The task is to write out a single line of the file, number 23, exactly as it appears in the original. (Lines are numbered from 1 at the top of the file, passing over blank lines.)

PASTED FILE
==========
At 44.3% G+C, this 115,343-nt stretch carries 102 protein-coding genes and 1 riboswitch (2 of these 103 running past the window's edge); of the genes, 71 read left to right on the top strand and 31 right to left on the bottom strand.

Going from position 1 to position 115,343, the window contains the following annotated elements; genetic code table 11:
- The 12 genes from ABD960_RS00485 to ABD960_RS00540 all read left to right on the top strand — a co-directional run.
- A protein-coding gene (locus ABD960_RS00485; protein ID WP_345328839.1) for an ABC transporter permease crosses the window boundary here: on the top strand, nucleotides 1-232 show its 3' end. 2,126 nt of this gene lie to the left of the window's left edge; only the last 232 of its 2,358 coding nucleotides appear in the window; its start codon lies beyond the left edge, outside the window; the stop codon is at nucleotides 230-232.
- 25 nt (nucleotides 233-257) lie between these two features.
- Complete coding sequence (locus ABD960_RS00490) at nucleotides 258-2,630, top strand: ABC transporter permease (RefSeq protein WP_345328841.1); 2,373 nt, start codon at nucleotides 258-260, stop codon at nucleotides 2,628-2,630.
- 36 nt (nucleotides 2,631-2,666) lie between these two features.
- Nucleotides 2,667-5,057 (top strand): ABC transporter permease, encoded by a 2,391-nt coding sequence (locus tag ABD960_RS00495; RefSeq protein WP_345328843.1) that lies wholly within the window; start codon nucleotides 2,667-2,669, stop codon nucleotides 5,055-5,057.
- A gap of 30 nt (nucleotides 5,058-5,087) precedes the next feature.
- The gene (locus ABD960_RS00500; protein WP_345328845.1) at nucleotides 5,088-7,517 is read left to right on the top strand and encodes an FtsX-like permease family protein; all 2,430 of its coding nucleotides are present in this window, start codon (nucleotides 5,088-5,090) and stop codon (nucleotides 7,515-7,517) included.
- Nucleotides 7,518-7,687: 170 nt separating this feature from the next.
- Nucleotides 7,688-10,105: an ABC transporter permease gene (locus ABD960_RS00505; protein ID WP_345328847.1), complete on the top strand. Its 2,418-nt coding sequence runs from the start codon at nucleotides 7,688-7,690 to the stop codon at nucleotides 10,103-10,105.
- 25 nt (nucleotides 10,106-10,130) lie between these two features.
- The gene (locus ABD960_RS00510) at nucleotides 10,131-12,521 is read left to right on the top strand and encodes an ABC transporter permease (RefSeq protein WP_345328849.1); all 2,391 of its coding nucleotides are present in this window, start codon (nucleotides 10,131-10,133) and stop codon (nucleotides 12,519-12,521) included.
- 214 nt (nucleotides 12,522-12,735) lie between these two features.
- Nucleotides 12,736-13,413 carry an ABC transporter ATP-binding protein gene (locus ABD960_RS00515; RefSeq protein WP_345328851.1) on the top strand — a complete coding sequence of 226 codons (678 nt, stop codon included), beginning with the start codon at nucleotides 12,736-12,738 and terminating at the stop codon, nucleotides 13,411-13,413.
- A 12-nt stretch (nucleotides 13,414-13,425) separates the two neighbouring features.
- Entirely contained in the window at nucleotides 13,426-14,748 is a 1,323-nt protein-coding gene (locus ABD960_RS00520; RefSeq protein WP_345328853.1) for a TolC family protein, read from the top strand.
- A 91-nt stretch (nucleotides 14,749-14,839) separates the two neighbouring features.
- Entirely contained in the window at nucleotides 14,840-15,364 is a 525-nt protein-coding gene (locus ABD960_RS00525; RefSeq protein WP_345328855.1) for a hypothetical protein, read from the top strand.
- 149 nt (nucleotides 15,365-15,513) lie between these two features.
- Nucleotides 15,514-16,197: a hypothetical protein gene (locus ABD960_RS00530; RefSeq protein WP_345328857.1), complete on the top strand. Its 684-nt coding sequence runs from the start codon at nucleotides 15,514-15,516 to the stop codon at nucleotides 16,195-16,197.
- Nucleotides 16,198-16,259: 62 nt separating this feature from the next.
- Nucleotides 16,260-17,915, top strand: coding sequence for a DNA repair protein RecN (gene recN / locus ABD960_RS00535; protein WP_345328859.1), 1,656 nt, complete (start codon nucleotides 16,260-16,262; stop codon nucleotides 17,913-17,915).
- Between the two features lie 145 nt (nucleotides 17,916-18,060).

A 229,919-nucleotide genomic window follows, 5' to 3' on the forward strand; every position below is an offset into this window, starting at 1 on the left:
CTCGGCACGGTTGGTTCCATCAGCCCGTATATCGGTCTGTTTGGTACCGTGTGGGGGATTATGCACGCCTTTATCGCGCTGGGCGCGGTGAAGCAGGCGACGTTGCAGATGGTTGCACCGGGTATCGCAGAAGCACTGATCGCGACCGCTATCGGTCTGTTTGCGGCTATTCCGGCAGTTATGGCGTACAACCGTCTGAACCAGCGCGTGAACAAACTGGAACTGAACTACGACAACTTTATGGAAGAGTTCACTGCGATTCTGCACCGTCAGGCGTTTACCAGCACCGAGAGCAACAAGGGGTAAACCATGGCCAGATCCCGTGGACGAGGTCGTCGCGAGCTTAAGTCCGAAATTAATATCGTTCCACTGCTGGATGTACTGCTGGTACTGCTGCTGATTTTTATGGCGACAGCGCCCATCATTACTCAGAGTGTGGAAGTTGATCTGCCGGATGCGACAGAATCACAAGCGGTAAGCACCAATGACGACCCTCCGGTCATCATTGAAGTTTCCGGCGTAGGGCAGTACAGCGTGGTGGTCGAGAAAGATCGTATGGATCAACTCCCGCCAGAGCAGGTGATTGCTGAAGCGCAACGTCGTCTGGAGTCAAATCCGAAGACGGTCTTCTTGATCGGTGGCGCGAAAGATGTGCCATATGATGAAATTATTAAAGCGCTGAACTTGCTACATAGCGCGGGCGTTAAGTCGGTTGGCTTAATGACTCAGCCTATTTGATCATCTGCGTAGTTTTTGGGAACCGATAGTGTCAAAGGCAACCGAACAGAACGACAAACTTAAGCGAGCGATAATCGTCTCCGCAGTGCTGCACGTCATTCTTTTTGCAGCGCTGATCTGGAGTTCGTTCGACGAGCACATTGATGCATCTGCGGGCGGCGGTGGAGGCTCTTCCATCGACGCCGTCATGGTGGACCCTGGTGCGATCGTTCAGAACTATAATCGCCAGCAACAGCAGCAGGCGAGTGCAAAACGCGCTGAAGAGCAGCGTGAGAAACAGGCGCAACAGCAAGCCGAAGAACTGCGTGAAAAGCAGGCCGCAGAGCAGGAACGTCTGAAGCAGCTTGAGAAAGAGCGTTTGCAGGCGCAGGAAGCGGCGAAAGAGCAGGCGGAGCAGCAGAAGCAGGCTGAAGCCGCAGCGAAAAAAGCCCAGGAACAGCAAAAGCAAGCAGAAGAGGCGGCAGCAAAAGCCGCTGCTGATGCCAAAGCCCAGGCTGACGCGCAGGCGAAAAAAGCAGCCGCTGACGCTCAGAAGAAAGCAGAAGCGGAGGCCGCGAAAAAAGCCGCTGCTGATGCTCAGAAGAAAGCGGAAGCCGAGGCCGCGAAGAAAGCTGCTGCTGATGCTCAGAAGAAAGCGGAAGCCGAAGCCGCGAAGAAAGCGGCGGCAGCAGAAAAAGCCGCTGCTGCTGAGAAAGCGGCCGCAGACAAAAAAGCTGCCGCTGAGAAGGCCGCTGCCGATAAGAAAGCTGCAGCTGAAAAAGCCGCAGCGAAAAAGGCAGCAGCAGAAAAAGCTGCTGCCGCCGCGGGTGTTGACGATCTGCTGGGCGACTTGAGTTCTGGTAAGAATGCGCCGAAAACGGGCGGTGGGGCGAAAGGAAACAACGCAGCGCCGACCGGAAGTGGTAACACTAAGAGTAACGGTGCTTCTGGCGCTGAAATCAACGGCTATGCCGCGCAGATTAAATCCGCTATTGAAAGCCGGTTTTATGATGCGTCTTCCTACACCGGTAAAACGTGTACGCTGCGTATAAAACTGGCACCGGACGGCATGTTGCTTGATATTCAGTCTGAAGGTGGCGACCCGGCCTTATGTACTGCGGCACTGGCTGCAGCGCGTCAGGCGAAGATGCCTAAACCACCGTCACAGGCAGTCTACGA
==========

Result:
- Nucleotides 16,198-16,259: 62 nt separating this feature from the next.